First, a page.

Contrary to popular belief, May is actually the cruelest month. Even though other months may be implicated, when the ice goes out and it is possible to get to the cottage, it is strictly May’s purview to reveal what winter’s months have wrought. Luckily this year, after the water pump went into the lake, there was no flood in the laundry room, nor random spray from the dishwasher drenching all exposed surfaces of the kitchen and people within it. Instead, it was the refrigerators’ turn to announce their displeasure with the winter they had recently endured.
A bit of back story. The fridge that used to be in the kitchen was banished to the screen porch a few years ago because of an annoying habit of resetting its coldness level to zero (which, just so you know, means no coldness whatsoever) and hence creating a primordial ooze out of expensive protein in the freezer if we happened to be away for a few days. Its new job description as place for beverages and ice cubes suited it much better. Of course, this meant a new fridge needed to be purchased for the kitchen, and I chose the kind with the bottom freezer pull-out drawer.
Even though I had duly cleaned on close-up, there is always cleaning to be done on open-up. Conveniently, the freezer drawer that I am certain I left open last November, had decided to close itself over the winter. The reason you leave the doors open is so that any moisture will evaporate and clearly it had not. The back right corner of the freezer sported a lovely penicillin hue. I don’t care if blue-green mold is good, it has no place in my freezer. As best I could, I repositioned the portion of the freezer innards that does not seem to be removable, but it was impossible to reach the location of the mold unless I could somehow extend the length of my arm by about two feet. I could not.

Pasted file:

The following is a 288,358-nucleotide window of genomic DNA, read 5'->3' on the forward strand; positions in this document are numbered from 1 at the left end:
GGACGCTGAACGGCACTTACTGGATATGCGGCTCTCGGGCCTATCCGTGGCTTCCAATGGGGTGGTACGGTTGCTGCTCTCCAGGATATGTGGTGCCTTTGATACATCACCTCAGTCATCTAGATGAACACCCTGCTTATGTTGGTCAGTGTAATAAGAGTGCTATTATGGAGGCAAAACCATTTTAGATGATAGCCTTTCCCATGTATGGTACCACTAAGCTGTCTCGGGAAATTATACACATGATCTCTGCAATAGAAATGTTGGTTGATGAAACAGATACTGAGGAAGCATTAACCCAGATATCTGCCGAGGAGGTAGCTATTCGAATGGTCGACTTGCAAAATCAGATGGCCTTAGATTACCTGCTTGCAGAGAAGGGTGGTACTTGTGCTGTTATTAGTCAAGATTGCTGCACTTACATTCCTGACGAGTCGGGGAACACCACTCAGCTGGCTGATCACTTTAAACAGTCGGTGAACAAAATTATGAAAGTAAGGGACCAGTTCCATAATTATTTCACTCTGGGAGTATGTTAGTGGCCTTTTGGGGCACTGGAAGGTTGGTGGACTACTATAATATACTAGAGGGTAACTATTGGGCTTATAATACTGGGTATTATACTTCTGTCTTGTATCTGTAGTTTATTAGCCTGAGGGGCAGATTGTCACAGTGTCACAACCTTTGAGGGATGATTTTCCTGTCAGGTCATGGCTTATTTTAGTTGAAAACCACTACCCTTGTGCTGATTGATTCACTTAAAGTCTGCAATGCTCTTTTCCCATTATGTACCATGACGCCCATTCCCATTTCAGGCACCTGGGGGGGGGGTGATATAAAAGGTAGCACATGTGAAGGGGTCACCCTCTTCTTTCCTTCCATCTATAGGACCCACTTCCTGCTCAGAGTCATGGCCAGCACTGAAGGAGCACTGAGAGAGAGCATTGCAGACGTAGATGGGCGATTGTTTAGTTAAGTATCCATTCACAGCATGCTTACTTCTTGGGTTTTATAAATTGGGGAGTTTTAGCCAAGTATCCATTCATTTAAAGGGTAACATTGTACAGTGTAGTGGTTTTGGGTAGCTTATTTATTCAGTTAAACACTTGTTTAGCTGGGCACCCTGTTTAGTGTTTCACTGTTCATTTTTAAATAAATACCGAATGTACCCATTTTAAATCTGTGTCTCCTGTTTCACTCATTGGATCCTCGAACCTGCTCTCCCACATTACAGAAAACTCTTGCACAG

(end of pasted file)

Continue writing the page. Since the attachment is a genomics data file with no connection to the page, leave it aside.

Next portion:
So on to the next fridge. One of the first tasks upon turning on the screen-porch fridge is to make ice. Just before noon, I filled up the trays and set them in to do their job. At cocktail hour, I opened the freezer in the hope of beholding frozen water. The water was still water. Warmish water, at that. Fridges 2, me zero.
Another thing that happens in May is the beginning of the floodgate of fruit and vegetables that I hate. Open any magazine with recipes in it or visit any food-oriented website and all you will find are things featuring asparagus or snap peas. The asparagus fetish is particularly egregious. You will see recipes for asparagus pesto, asparagus salad, asparagus pizza, asparagus sandwiches, grilled asparagus, asparagus hummus, and probably asparagus cake. In my opinion, asparagus mostly tastes like nothing, except for the weird after taste that reminds me of metallic dish soap. But asparagus will prevail (except in my shopping basket) until the new shiny spring produce object (strawberries) arrives. Which I also dislike. And yet another disgusting red thing, radishes.
Then May begets June, and June begets July, and July begets August. And then, as predictable as calendar-work, along comes September, October, November and snow. See? I told you May sucks.